The Dangers Of The Irish Sea...
[Maurya has gone over and knelt down at the head of
the table. The women are keening softly and swaying
themselves with a slow movement. Cathleen and Nora kneel
at the other end of the table. The men kneel near the
MAURYA (raising her head and speaking as if she did
not see the people around her). They’re all gone
now, and there isn’t anything more the sea can
do to me. ...I’ll have no call now to be up crying
and praying when the wind breaks from the south, and
you can hear the surf is in the east, and the surf is
in the west, making a great stir with the two noises,
and they hitting one on the other. I’ll have no
call now to be going down and getting Holy Water in
the dark nights after Samhain, and I won’t care
what way the sea is when the other women will be keening.
(To Nora.) Give me the Holy Water, Nora, there’s
a small sup still on the dresser.
[Nora gives it to her.]
MAURYA (drops Michael’s clothes across Bartley’s
feet, and sprinkles the Holy Water over him). It isn’t
that I haven’t prayed for you, Bartley, to the
Almighty God. It isn’t that I haven’t said
prayers in the dark night till you wouldn’t know
what I’ld be saying; but it’s a great rest
I’ll have now, and it’s time surely. It’s
a great rest I’ll have now, and great sleeping
in the long nights after Samhain, if it’s only
a bit of wet flour we do have to eat, and maybe a fish
that would be stinking.
[She kneels down again, crossing herself, and saying
prayers under her breath.]
CATHLEEN (to an old man). Maybe yourself and Eamon would
make a coffin when the sun rises. We have fine white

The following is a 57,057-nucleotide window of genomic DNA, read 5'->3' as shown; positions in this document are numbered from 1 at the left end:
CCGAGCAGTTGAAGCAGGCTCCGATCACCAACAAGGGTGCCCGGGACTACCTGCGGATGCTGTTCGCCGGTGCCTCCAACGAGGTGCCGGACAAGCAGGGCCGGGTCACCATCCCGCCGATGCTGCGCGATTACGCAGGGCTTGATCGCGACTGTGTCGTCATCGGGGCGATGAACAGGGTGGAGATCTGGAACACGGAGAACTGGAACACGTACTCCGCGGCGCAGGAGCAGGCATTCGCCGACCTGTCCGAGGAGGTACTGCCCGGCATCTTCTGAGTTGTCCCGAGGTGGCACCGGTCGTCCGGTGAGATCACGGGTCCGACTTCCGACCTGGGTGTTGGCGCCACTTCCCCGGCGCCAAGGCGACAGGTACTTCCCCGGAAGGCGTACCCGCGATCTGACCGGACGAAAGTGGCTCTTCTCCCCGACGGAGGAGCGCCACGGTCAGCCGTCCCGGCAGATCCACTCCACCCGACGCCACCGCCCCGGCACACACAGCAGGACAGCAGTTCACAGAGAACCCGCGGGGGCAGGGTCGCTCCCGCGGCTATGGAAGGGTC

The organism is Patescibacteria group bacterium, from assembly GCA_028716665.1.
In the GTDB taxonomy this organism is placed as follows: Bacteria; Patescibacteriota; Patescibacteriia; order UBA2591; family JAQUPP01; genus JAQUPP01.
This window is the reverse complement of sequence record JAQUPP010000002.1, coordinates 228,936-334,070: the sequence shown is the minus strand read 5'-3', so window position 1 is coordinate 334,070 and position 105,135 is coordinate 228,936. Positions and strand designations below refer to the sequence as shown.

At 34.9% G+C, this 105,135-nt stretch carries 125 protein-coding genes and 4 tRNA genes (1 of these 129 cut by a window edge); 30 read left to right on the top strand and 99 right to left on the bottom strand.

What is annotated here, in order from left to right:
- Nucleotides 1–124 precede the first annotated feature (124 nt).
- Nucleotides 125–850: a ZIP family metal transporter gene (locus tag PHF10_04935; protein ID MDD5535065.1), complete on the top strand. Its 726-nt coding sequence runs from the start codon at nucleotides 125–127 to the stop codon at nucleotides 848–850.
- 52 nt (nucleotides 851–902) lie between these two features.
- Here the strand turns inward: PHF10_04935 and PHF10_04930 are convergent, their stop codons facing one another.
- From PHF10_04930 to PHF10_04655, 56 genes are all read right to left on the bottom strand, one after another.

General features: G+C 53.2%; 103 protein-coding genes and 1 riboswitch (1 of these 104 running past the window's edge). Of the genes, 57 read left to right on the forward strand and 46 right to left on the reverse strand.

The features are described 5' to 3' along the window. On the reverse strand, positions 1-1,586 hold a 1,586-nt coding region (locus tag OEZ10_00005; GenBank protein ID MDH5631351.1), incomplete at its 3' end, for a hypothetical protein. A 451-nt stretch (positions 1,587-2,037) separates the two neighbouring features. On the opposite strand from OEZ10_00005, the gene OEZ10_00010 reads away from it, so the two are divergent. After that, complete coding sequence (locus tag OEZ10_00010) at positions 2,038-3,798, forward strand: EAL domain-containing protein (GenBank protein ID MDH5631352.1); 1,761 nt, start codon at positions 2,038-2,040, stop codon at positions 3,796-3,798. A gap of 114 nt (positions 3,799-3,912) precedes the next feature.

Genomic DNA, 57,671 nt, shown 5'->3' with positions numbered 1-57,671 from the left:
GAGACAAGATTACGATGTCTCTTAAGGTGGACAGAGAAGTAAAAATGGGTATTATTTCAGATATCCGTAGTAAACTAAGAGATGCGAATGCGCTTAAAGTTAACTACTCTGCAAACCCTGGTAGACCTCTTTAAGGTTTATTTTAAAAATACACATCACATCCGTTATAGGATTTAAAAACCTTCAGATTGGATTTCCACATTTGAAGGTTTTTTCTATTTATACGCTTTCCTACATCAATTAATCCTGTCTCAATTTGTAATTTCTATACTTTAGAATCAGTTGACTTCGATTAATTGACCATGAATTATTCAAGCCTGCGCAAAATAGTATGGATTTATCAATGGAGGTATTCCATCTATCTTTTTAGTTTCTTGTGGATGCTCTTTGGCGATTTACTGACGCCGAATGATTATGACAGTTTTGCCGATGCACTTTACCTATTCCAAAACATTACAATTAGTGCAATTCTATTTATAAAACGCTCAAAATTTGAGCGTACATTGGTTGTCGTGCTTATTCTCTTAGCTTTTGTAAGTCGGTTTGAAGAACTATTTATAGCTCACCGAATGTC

boards herself bought, God help her, thinking Michael
would be found, and I have a new cake you can eat while
you’ll be working.
THE OLD MAN (looking at the boards). Are there nails
CATHLEEN. There are not, Colum; we didn’t think
of the nails.
ANOTHER MAN. It’s a great wonder she wouldn’t
think of the nails, and all the coffins she’s
seen made already.
CATHLEEN. It’s getting old she is, and broken.
[Maurya stands up again very slowly and spreads out
the pieces of Michael’s clothes beside the body,
sprinkling them with the last of the Holy Water.]
NORA (in a whisper to Cathleen). She’s quiet now
and easy; but the day Michael was drowned you could
hear her crying out from this to the spring well. It’s
fonder she was of Michael, and would any one have thought
CATHLEEN (slowly and clearly). An old woman will be
soon tired with anything she will do, and isn’t
it nine days herself is after crying and keening, and
making great sorrow in the house?
MAURYA (puts the empty cup mouth downwards on the table,
and lays her hands together on Bartley’s feet).
They’re all together this time, and the end is
come. May the Almighty God have mercy on Bartley’s
soul, and on Michael’s soul, and on the souls
of Sheamus and Patch, and Stephen and Shawn (bending
her head); and may He have mercy on my soul, Nora, and
on the soul of every one is left living in the world.
[She pauses, and the keen rises a little more loudly
from the women, then sinks away.]
MAURYA (continuing). Michael has a clean burial in the
far north, by the grace of the Almighty God. Bartley
will have a fine coffin out of the white boards, and
a deep grave surely. What more can we want than that?
No man at all can be living for ever, and we must be
[She kneels down again and the curtain fails slowly.]
from John Millington Synge
Riders To The Sea